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2014 Farm Bill hurting North Woods families PDF Print E-mail

Dear Editor:

Regarding your article, “Trig’s Stuff-A-Truck food drive,” March 12, it should be noted that Sean Duffy, the 7th Congressional District representative, and his Tea Party collaborators in the House of Representatives, passed the 2014 Farm Bill.

This bill and a previous one cumulatively cut nearly $1 billion per year from the nation’s already inadequate food stamp program. These cuts are hurting a lot of poor, working poor and unemployed in the North Woods.

Unlike food banks (which are clearly well-intended efforts to help the hungry), the food stamp program allows low income participants to regularly purchase fresh, nutritionally rich food such as fresh meat, milk, fruits and vegetables. It’s understandable that food banks can’t afford to properly feed the hungry in a nutritionally sound manner, that’s why the food stamp program was initially enacted.

It is understood that too much processed foods in human diets lead to obesity, diabetes and heart disease. and are especially debilitating to children.

Duffy should know that it’s truly more cost effective to properly fund our food stamp program than deal with all the otherwise unnecessary healthcare expenses associated with treating good-nutrition deprived victims. The astronomical costs of our nation’s public health care expenses are directly associated with substituting fresh foods with processed ones. So how does Duffy rationalize rewarding the processed food ingredient growers at the expense of small producers of fresh foods?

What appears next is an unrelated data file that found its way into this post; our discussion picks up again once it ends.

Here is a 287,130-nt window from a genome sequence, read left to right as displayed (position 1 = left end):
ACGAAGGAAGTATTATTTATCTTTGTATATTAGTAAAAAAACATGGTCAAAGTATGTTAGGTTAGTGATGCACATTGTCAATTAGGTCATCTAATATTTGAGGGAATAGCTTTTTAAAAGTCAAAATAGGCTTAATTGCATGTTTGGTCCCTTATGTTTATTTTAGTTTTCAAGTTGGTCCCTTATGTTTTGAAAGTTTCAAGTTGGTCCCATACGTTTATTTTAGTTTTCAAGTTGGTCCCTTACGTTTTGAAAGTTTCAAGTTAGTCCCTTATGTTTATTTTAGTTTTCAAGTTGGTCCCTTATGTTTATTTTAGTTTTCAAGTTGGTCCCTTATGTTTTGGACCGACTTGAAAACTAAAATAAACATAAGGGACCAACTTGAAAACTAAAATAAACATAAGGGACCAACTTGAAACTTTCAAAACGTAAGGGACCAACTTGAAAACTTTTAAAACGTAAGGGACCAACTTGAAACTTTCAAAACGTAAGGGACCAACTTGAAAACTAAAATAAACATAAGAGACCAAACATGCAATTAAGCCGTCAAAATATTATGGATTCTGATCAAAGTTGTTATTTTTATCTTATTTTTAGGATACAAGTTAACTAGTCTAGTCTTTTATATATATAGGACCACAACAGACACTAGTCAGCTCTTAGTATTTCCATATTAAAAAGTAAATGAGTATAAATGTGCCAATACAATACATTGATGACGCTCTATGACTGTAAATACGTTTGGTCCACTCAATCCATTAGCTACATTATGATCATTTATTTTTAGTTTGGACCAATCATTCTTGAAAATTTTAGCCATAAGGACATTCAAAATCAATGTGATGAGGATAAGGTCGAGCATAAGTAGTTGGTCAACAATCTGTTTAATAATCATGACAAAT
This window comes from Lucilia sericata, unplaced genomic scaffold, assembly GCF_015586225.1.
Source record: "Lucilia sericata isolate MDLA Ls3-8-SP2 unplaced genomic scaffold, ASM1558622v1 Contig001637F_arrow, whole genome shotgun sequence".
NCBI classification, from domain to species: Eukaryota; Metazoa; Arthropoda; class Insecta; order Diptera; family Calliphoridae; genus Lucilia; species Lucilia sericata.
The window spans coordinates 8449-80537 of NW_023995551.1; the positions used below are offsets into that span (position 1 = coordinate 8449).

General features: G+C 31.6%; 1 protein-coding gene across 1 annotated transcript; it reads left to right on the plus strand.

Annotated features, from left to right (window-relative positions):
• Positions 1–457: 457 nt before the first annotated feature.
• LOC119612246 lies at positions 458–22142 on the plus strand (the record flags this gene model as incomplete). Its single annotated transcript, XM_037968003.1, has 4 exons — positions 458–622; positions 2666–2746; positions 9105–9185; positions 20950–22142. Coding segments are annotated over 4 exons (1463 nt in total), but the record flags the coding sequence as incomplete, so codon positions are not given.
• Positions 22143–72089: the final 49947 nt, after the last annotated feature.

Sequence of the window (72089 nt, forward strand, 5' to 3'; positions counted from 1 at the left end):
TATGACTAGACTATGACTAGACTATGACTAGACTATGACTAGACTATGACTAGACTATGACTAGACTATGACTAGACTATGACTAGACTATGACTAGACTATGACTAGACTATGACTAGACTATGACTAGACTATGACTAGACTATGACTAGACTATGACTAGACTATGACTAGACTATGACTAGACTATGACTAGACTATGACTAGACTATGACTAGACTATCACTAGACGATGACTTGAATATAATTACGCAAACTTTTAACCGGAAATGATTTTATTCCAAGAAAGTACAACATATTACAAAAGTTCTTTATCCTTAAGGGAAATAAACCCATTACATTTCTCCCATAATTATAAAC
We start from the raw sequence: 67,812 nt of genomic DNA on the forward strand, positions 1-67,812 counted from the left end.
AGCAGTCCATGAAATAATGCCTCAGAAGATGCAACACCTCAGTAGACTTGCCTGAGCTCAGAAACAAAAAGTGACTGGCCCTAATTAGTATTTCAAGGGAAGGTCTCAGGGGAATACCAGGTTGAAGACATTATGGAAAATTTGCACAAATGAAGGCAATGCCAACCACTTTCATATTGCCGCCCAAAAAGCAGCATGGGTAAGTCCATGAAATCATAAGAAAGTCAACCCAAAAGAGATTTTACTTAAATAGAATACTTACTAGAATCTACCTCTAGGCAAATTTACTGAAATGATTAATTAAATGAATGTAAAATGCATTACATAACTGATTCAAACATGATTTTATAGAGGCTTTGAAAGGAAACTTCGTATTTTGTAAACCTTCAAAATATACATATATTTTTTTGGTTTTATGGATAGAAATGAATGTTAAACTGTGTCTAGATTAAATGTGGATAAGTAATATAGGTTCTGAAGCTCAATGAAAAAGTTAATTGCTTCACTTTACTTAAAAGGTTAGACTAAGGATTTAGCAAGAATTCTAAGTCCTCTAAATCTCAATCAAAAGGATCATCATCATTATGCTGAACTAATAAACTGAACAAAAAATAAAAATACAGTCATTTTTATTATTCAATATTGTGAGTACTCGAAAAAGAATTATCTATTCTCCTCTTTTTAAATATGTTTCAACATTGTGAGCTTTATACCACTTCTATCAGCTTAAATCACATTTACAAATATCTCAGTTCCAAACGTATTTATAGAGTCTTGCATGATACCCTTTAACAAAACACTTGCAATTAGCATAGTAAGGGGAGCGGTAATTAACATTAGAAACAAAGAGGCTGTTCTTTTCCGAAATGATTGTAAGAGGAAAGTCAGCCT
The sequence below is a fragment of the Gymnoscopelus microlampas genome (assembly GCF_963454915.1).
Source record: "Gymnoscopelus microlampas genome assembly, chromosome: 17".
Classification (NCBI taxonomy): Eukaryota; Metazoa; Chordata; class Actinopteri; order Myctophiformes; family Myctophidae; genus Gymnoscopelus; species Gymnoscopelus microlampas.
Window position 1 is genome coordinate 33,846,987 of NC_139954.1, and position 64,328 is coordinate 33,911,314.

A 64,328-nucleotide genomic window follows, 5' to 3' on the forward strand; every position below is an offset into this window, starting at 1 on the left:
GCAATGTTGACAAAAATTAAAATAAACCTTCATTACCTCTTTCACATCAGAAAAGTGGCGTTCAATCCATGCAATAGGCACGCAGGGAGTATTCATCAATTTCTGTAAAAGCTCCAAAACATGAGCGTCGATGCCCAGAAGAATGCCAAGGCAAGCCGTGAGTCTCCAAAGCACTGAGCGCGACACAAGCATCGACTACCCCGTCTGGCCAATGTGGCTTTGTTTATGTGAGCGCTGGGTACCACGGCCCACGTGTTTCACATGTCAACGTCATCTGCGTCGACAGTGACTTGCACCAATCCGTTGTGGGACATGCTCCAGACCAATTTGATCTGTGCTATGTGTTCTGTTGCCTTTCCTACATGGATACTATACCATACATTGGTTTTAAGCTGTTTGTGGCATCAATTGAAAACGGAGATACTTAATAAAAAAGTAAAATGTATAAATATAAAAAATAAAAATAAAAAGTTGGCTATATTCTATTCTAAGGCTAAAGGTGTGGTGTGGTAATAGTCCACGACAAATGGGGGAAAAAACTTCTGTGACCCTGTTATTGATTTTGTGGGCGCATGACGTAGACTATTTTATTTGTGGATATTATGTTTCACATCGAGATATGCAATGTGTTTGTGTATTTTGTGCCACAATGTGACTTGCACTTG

Duffy wasn’t trying to ease the burden of our nations debt in making food stamp program cuts either. The record is clear, his Farm Bill vote sanctioned continuing $150 million per year subsidy to Brazilian cotton producers along with an estimated $17 billion in annual taxpayer subsidies to wealthy U.S. commodity crop growers. His vote didn’t save taxpayers any money, instead the bill effectively shifted dollars cut from the food stamp program over to mainly subsidize the wealthy. Many experts

believe this Farm Bill will turn out to be more expensive

than the one it just replaced.

The big 2014 Farm Bill winners, again, are the heavily capitalized commodity crop growers, the ones who grow corn, soy and wheat (i.e., the primary ingredients for the nation’s multi-billion dollar processed-foods manufacturing industry). They’re also the big financial contributors for politicians whose constituents, they hope, aren’t paying attention.

Although fresh food prices have gone up by 40% over the past few years, Duffy didn’t fight to increase Farm Bill subsidies to small farmer producers who grow nutritionally essential vegetables, fruits and other healthy fresh foods. Despite the dramatic price increases for fresh foods, small producers receive only 1% of the $20 billion per year in subsidies allocated through the 2014 Farm Bill.

This means that nutritionally-empty processed food will continue to be the most heavily subsidized causing their prices to remain low, while essential fresh food prices will likely continue to go up. (See the 2012 documentary about the root causes of hunger in America, titled “A Place At the Table” and is available through Netflix.)

Lawrence Dale

Eagle River

Tuesday, April 08, 2014 9:44 AM

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